Of course we cannot speak for insurance companies, and besides, their rules are changing frequently. But as a general rule, you can expect that the same adjuster you have been dealing with will not be allowed to just continue to work on the file from her desk. There is too big a risk of the plaintiff obtaining a default judgement.
So the personal injury claim package will be removed and transferred to a litigation department, and they, in turn, will promptly retain legal counsel to represent their insured.
The attorney will promptly serve upon you or your attorney his notice of appearance, followed shortly thereafter by a thick set of interrogatories for you to answer; expect to receive a notice for your deposition shortly thereafter.
OK, let's say I do stop the tort statute of limitations from running by filing my lawsuit, does that mean the case is going to court and I have no chance to try to settle it with the insurance adjuster?
The answer here depends upon the policies of the liability insurance company when sued, upon your relationship with the insurance adjuster so he will accept a "no-default" letter from you, and upon how long it will take you to gather and present the necessary settlement information to the insurance adjuster.
One can expect a better chance of cooperation from the insurance adjuster if you are not going to need more than 30 days to gather necessary evidence and present it to the insurance adjuster. Of course, if a surgery is scheduled for 45 days hence, the adjuster may be more likely to extend the statute so she can value the personal injury claim based upon the results of the surgery.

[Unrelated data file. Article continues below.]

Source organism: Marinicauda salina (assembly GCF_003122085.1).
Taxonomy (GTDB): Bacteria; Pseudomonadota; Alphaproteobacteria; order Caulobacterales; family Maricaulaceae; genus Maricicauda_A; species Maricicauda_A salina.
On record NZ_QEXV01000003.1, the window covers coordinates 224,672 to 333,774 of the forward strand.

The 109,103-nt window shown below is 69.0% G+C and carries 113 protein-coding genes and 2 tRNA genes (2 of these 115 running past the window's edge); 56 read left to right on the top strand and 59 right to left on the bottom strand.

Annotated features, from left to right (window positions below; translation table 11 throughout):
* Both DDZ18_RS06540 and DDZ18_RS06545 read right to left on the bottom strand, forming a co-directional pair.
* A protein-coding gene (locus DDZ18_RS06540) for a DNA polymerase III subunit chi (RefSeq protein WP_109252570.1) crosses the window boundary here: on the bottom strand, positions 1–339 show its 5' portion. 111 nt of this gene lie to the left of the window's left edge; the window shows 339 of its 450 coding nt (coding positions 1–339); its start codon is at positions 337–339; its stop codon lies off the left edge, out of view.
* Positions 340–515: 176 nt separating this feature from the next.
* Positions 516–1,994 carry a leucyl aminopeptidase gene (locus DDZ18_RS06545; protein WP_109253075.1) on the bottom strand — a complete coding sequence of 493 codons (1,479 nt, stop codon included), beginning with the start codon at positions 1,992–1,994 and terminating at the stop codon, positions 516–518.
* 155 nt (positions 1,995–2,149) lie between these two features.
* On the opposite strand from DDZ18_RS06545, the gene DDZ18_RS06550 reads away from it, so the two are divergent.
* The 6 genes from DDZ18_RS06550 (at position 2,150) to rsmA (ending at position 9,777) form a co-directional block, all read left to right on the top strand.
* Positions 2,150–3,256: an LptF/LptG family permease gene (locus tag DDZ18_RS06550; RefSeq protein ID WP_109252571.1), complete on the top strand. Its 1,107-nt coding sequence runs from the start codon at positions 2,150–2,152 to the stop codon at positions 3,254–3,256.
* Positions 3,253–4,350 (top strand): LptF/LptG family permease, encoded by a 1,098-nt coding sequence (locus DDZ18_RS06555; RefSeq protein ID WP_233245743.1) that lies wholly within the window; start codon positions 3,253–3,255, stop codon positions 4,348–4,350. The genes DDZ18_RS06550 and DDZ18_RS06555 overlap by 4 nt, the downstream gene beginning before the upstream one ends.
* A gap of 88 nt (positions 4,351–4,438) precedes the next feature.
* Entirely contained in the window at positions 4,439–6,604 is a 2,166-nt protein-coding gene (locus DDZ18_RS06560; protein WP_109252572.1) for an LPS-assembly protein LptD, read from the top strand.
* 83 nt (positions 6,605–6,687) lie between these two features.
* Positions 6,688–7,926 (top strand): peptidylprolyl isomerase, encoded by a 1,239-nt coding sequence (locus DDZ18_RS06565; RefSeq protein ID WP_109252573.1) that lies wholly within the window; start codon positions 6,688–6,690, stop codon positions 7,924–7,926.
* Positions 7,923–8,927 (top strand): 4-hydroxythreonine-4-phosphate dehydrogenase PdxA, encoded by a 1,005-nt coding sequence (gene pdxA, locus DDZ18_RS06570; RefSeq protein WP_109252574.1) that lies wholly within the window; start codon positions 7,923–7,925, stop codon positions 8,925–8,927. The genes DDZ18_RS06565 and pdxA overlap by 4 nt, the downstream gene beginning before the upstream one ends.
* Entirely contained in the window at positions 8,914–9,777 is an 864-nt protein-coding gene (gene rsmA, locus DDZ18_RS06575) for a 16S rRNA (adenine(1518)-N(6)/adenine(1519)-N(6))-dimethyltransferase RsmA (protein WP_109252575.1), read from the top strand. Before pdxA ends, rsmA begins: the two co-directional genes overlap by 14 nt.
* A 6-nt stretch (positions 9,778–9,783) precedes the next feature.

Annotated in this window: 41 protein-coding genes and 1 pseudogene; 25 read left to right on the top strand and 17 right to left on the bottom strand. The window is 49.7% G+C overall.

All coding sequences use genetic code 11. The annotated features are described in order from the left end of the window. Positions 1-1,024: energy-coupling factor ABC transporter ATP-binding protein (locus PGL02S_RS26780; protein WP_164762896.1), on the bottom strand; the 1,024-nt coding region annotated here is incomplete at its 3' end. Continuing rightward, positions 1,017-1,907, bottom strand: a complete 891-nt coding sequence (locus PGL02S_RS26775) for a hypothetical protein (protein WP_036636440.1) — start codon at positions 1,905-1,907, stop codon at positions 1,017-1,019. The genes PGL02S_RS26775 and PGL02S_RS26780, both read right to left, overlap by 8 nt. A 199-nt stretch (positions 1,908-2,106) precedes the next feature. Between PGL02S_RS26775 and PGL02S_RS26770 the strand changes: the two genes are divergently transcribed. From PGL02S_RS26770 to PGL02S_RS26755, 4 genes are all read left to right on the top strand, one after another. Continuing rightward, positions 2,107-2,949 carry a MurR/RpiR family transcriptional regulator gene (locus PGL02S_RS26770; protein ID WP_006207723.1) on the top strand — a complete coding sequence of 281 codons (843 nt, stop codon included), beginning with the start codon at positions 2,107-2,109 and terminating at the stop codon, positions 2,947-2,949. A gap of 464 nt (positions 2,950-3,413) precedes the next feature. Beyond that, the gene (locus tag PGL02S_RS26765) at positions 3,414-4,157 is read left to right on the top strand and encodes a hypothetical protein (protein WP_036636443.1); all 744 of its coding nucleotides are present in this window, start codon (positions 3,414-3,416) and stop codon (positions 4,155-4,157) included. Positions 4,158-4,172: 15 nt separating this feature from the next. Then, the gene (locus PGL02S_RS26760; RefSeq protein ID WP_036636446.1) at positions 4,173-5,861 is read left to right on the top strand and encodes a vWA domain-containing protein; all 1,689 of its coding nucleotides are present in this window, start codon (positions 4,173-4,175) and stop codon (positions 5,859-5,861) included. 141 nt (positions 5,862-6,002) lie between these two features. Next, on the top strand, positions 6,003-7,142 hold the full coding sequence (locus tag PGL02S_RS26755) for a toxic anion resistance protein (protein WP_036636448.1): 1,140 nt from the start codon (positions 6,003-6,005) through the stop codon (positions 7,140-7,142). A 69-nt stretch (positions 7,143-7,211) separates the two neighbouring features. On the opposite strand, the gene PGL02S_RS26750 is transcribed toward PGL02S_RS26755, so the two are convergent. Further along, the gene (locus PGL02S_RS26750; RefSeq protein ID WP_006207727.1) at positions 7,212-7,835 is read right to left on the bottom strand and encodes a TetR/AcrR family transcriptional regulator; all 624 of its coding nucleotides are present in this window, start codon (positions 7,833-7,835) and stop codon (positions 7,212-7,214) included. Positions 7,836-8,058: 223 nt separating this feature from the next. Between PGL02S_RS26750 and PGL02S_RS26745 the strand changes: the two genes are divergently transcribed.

Your attorney (or YOU, if you are doing this part self-help) will prepare and send to the insurance adjuster a letter that promises you will not take a default judgement against her insured without giving her thirty days written notice of your intention to do so. That gives the insurance company ten more days to respond than they would have had in a normal summons service.
An example of that "no-default" letter is in our members' section under the following title:
"NO-DEFAULT" letter to adjuster to assure no legal action without prior written noticeMembers onlyMembers only

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Follow our 5 Simple Secrets to Successful Personal Injury Settlements and settle your own insurance injury claim for the maximum amount of cash, and in the time of your choice (not as dictated by the order of files in the stack on the attorney's floor)
Visit our Directory of Information on Car Accident Insurance Claims Procedures
for a good starting point in learning how to settle your own personal injury car accident claim.